In India we find people less receptive to the ‘green’ argument and more receptive to a cost-benefit proposition (cost of a bike vs. cost of a car + fuel + interest, etc.). In your experience what’s the most compelling argument while trying to get people onto a bike?

I don’t think there’s a single argument actually. We need to help people understand that there are many benefits to biking even beyond making a greener planet and cutting fuel bills. The most compelling bit surrounds that of your health and if that isn’t self-interest then nothing is.

On the subject of bicycles and health.

You know its amazing how unfit people are. The health benefits of cycling are tremendous. In the US, healthcare is incredibly expensive and everybody (except the very wealthy) absolutely has to depend on health insurance. There is way too much pressure on the public healthcare system. Interestingly, the biggest supporters of bike rides and bicycle transport happen to be hospitals. This is because they understand the benefits of a healthy lifestyle. If you think there’s a large cycling population abroad, it isn’t true. In the US, only 1% of the population regularly rides a bike i.e. more than once a week. This just shows how much progress there is still to be made. People need to know what a difference it can make to their lives. In my case, at my age (62) I still bike a lot. One of the big advantages of this is that it allows me to indulge in whatever food I want to (and I love good food). I can really load up after a bike ride and know it doesn’t affect my health.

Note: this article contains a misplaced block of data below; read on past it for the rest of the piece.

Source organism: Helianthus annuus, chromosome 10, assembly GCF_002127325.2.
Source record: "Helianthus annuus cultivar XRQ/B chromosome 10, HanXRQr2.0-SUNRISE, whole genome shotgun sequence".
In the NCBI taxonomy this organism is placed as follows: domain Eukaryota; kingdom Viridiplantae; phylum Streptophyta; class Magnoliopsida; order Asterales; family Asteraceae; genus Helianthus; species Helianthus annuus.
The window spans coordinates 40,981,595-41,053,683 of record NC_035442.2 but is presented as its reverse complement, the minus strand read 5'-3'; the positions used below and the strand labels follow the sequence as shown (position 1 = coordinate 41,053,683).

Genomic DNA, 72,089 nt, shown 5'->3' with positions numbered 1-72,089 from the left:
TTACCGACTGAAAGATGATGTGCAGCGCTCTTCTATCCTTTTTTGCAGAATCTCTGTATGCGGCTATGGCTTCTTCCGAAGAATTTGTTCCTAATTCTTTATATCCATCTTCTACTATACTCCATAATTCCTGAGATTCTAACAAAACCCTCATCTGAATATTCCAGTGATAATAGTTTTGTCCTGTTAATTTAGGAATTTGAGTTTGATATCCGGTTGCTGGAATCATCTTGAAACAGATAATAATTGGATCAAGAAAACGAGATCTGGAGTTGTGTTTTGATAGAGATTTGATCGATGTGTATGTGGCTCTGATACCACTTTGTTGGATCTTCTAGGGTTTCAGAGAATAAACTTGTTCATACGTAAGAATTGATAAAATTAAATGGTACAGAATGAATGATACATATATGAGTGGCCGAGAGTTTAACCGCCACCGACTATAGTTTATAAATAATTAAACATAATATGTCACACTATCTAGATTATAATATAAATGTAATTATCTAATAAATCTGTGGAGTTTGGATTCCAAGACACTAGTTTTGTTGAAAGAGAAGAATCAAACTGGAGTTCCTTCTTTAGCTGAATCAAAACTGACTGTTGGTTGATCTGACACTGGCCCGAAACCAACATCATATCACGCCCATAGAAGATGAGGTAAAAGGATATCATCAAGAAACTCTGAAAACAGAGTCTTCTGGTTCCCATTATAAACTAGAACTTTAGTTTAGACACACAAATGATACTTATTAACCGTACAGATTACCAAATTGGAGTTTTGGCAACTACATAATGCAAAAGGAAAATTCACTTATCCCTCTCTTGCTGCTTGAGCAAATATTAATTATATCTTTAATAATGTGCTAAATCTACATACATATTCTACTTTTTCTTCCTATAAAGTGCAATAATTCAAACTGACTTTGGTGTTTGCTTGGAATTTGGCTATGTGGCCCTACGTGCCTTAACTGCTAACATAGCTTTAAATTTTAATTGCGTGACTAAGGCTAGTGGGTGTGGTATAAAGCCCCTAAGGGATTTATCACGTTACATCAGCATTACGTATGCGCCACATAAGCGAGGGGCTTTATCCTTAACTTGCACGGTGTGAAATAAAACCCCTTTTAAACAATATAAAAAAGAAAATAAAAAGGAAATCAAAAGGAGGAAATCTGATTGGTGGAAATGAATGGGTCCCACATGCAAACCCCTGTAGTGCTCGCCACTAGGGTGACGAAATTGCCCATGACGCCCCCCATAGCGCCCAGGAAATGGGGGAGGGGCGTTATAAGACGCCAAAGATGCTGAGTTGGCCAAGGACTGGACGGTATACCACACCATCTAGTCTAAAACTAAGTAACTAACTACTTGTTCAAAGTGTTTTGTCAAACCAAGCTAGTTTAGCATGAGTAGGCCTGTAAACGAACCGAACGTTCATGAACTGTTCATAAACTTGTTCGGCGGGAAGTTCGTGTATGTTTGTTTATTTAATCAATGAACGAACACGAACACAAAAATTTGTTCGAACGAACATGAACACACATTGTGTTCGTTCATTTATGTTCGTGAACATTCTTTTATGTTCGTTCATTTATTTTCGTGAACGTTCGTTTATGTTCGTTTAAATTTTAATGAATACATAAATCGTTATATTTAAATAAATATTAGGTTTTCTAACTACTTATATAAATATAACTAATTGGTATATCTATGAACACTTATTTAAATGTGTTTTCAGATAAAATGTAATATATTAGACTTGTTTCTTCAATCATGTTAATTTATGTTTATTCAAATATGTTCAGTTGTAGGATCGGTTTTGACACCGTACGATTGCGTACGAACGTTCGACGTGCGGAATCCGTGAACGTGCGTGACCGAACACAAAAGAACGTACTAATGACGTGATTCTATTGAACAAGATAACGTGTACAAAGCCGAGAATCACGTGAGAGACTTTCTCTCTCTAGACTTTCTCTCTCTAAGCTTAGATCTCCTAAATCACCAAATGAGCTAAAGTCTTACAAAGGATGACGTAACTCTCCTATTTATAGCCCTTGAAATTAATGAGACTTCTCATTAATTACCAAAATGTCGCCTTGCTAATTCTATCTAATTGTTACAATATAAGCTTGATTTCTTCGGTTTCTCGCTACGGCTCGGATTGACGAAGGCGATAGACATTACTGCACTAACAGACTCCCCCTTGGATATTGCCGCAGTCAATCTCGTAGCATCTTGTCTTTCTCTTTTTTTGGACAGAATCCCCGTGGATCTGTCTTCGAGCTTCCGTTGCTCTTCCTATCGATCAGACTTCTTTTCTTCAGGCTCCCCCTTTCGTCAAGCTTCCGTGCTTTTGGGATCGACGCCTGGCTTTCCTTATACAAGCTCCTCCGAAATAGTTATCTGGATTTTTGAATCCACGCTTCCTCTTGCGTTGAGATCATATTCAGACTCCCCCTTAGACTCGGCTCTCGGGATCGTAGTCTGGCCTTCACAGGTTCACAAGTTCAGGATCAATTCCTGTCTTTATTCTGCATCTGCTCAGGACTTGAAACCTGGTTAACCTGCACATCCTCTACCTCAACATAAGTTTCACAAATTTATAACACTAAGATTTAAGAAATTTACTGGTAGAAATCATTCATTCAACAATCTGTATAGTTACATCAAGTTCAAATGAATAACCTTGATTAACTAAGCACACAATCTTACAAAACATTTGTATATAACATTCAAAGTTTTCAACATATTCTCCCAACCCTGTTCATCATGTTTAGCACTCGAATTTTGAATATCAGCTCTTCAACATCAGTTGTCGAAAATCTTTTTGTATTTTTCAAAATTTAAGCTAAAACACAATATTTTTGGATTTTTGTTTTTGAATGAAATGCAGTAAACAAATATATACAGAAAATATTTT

Whats your take on the traditional 26er and the advent of new wheel sizes?

The 26er was a complete accident. It was quite simply, the only wheel size onto which we could graft a large cross-section tyre so we could take a bike offroad. The 29er was more a matter of convenience. For a long time we had wanted a larger wheel size which could roll over rocks easily. I remember getting to the top of one of the trails in Colorado and finding rocks so big, we’d have loved to have had a 12 foot wheels to roll over it all (Haha!). The 29er came about simply using wide-section mountain bike tires on a roadbike rim. This year the 650B is the most talked about innovation in bicycles. While its been around for a while, its really taken off now. However, it’ll still take a few years for manufacturers to catch on and start providing components specifically for it. None of these will replace the 26er though and over time, as newer bike sizes and components get introduced, the 26er will sink in cost and become ever more affordable (since it’ll be less fashionable).

Logan Bingelli came third in the Red Bull Rampage this year on a KHS 650B downhill bike. How will this affect demand for 650s?